Will Boston ever be known for its nightlife? Globe Summit discusses progress and challenges.

The Globe Summit panel says the nightlife scene has improved in providing spaces for people of color and the LGBTQ+ community, but a lot more needs to be done.

A dim nightclub in Boston, showing silhouetted patrons in front of a stage. A chandelier hangs above the crowd.
Boston, MA - 6/24/2022 Bostonians dance through the night at Mariel Underground, a nightclub in downtown Boston on June 24, 2022. Carlin Stiehl/The Boston Globe

Boston has a nightlife problem, a complaint expressed for decades due to strict permitting processes and business hours that keep the evening from carrying on. 

But the nightlife scene that does exist — mostly known for its sports bars and pubs — isn’t a very inclusive one. Places for people of color and the LGBTQ+ community to unwind and have fun have either disappeared through the years or didn’t exist in the first place. 

“There’s still a lot of work to be done in creating equitable spaces,” said The Boston Globe‘s Jeneé Osterheldt, who led a conversation with some of the city’s nightlife changemakers during a Boston Globe Summit panel on Boston after dark.


Two guests on the panel, Hue’s Robert Eugene and Chimel “DJ Real P” Idiokitas, who started Silk, have worked to see progress in this space for years, as event curators. The third guest, Boston’s new “night czar” Corean Reynolds, is working to make that progress flourish even more, with some help from the city government.

“There is an outcry for queer spaces, and there’s an outcry for more culturally specific spaces,” Reynolds said. 

But there are barriers that stand in the way of expanding Boston’s nightlife to all Bostonians, as well as issues that persist in keeping Boston’s reputation as a city that isn’t known for its after-hour happenings to begin with.

Making spaces accessible

Ten years ago, there really weren’t spaces like Hue — spaces that stay open late with food, cocktails, live music, and events all in one establishment — and the scene at night was usually segregated. 

But it’s through new ownership, Eugene said, that has brought places to Boston like Grace by Nia and Estella.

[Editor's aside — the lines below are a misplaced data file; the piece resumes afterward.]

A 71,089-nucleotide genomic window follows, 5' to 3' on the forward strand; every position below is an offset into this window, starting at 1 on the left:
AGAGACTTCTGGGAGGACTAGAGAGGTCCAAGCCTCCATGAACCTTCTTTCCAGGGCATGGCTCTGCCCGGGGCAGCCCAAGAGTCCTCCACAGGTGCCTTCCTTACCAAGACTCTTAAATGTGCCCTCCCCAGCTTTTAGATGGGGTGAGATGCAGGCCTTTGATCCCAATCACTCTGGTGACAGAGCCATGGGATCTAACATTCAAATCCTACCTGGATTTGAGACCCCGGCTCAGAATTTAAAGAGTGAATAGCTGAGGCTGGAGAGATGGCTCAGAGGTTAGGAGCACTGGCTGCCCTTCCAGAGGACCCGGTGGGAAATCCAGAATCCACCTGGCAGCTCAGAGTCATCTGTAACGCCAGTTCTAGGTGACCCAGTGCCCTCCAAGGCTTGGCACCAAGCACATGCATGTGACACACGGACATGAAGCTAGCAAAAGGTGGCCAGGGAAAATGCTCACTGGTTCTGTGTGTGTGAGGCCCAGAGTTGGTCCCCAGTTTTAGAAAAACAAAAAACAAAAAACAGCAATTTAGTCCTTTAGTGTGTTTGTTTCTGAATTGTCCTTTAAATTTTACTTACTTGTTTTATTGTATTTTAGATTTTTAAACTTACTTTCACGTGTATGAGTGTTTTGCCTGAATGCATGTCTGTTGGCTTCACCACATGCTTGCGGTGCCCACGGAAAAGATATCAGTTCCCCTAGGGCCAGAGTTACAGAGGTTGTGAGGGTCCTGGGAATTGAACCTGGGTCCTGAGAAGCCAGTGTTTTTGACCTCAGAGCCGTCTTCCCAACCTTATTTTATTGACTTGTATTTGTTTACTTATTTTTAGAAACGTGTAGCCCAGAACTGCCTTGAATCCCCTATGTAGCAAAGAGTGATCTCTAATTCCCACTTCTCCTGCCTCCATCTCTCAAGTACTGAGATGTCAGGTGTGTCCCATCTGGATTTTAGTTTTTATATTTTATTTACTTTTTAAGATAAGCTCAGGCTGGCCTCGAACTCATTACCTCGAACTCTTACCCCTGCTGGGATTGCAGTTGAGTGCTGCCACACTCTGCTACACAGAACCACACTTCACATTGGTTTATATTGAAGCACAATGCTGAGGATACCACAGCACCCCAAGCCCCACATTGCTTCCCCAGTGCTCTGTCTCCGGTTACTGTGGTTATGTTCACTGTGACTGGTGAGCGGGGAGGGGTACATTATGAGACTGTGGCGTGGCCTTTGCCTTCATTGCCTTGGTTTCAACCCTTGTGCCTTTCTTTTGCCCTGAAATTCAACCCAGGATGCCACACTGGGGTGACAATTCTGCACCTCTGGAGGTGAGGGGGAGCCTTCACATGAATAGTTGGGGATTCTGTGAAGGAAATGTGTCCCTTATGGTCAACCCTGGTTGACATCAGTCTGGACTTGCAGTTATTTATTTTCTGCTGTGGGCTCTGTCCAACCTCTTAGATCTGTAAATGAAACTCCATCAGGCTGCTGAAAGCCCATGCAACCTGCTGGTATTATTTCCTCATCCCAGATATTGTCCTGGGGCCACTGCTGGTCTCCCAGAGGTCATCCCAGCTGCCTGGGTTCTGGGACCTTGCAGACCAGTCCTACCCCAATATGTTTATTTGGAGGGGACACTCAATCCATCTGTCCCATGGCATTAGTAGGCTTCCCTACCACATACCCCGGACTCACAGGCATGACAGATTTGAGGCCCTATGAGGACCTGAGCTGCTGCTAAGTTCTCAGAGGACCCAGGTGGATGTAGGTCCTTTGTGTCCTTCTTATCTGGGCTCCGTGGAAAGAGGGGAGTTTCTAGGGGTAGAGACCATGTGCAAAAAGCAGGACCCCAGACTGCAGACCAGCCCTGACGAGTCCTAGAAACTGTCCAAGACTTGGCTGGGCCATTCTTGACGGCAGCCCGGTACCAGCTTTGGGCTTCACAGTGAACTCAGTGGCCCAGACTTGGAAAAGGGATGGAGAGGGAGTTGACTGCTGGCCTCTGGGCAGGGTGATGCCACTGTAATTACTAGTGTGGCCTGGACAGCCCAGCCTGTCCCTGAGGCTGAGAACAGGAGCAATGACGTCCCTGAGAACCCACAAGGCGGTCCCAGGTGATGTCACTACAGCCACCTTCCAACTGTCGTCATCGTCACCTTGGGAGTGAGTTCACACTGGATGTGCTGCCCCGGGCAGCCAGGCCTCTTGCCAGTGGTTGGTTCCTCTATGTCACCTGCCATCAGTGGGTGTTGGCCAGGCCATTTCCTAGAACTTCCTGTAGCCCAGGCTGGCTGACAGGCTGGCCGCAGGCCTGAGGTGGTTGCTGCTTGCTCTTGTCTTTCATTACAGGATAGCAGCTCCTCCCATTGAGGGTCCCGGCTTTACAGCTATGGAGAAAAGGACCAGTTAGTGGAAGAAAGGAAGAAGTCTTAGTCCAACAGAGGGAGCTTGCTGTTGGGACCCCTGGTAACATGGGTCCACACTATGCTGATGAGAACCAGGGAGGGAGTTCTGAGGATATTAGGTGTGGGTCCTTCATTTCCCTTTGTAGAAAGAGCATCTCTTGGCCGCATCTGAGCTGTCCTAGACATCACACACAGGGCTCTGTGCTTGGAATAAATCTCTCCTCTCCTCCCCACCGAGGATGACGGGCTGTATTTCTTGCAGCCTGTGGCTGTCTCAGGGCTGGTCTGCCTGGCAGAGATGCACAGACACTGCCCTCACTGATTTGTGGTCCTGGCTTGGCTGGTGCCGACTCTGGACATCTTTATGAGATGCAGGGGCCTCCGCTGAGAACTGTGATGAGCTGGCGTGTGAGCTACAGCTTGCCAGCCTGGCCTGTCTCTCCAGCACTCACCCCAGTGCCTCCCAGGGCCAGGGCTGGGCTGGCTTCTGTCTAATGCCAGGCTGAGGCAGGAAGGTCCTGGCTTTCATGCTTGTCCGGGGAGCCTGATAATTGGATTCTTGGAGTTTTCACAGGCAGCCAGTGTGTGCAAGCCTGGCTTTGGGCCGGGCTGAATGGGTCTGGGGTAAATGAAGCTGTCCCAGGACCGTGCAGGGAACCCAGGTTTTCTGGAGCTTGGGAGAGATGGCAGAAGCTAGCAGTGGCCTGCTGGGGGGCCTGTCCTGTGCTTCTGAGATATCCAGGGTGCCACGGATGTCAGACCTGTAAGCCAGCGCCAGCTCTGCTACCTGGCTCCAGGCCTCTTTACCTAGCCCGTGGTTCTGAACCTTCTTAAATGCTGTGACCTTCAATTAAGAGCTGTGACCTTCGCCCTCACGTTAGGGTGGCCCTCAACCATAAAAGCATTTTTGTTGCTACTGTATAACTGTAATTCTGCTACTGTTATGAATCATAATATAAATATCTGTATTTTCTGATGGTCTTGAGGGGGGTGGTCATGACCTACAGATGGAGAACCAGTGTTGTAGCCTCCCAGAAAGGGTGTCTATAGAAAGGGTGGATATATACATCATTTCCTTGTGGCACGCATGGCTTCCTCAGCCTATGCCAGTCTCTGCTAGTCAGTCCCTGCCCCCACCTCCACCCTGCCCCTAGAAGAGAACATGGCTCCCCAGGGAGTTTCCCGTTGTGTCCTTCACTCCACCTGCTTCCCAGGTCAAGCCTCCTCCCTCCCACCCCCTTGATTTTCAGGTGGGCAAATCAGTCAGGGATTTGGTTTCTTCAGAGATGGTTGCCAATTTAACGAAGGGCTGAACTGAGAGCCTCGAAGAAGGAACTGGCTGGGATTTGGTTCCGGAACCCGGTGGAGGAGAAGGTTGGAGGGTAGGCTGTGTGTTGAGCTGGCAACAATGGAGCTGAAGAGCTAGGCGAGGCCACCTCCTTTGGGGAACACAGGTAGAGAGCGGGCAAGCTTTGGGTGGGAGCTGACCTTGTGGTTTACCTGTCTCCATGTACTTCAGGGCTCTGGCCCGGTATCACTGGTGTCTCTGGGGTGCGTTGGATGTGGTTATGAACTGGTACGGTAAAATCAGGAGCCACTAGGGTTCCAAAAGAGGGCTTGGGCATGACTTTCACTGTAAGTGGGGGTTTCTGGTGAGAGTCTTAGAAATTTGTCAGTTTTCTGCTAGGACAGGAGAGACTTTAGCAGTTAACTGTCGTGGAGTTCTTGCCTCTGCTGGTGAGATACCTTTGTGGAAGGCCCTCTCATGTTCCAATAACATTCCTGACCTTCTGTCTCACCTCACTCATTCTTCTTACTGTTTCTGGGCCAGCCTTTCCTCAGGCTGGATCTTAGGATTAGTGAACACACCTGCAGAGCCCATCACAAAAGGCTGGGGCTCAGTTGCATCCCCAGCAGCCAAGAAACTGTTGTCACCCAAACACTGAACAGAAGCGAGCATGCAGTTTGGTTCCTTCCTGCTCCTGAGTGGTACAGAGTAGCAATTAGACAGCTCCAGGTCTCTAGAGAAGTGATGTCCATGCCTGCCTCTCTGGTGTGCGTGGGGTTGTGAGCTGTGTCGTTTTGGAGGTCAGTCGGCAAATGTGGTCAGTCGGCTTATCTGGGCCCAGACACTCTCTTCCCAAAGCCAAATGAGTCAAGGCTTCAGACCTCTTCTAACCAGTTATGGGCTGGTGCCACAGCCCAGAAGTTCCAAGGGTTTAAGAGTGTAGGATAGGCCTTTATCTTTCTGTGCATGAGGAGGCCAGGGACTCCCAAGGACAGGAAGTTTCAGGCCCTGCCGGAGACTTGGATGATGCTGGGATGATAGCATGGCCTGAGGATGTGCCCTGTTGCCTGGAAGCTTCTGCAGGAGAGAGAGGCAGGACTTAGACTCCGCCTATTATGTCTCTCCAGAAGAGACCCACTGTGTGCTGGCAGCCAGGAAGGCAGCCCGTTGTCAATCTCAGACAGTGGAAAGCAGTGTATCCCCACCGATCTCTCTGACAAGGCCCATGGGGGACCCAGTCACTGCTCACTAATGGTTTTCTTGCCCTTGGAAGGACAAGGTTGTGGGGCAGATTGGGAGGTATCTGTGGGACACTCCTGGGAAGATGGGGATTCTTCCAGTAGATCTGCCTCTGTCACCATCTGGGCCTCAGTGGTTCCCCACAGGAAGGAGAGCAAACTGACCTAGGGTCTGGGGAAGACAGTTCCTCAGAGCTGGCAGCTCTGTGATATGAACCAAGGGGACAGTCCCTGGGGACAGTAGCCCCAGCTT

“Real P and I have done a lot of work in creating new safe spaces in the parties and events that we’re throwing that weren’t welcoming to us just years ago,” Eugene said.


Idiokitas agreed, saying it’s about “access at the end of the day” in whether or not Boston’s nightlife scene succeeds and embraces all Bostonians. He added that Eugene booked him in 2007 and let Real P play the music he loved. 

Eugene said it’s important that when you build progress, you think of the people who come after you and help others in the space. 

“It’s one thing to create opportunities for myself, but I want to hold the door open for the next person to come in,” Eugene said.

But access is still an issue when it comes to city permitting. Liquor licenses are hard to get, and the city’s antiquated licensing cap has led to major racial disparities in who actually possesses a license. 

Reynolds acknowledged that it’s difficult to go through the permitting processes and acquiring the space for a business like a bar, restaurant, or venue. In her position, she hopes she can help direct future owners in the right direction. 

“Where do you even start? Part of my role is to make it easier and transparent,” Reynolds said. “And help you get connected to the right people.”


She also touted the S.P.A.C.E. (Supporting Pandemic Affected Community Enterprises) Grant Program, which offers some financial relief to new businesses as a way to fill empty commercial districts post-pandemic. One example of a recipient, Reynolds said, is Dani’s Queer Bar, a space for queer women and non-binary people opening in Back Bay.

Retention through nightlife

A bustling, vibrant nightlife doesn’t just bring events to its residents. It keeps those residents, and even keeps those residents spending their money. 

“I know a lot of people personally who have moved away for that reason,” Idiokitas said. “There’s nothing to do. They want to be able to walk into a space and not pay a $50 cover.”

For a city of Boston’s size, bars and clubs close early at 2 a.m. The T stops its services even earlier just before 1 a.m., pushing residents to pay up for Uber surge charges or go home early.

And late-night food options, or the lack thereof, have long been a complaint among residents.

Reynolds pointed out that there are residents — hospital employees, service industry workers, and first responders — who work late and have barely any resources that 9-5 workers typically take advantage of.

“Because they’re working in the evening time, they don’t get the resources they should be getting,” said Reynolds, who added that as an opportunity to fix retention of Boston residents. 

And when asked about extending T services, well, that might take some time. MBTA has come under fire for a host of issues lately, from “slow zones” to safety issues. 


While Reynolds didn’t elaborate on more nightly services, she celebrated the fact that Boston will finally get a seat on the MBTA board. 

But she also stressed the importance of beefing up all of Boston’s neighborhoods with night options, so residents can choose to stay in their pocket of town for an evening out.

“We’re trying to create more events that are hyperlocal so that folks don’t have to travel as much,” Reynolds said. “We’re really focusing on the identities of the neighborhoods. If you want to be able to walk home you have the option.”


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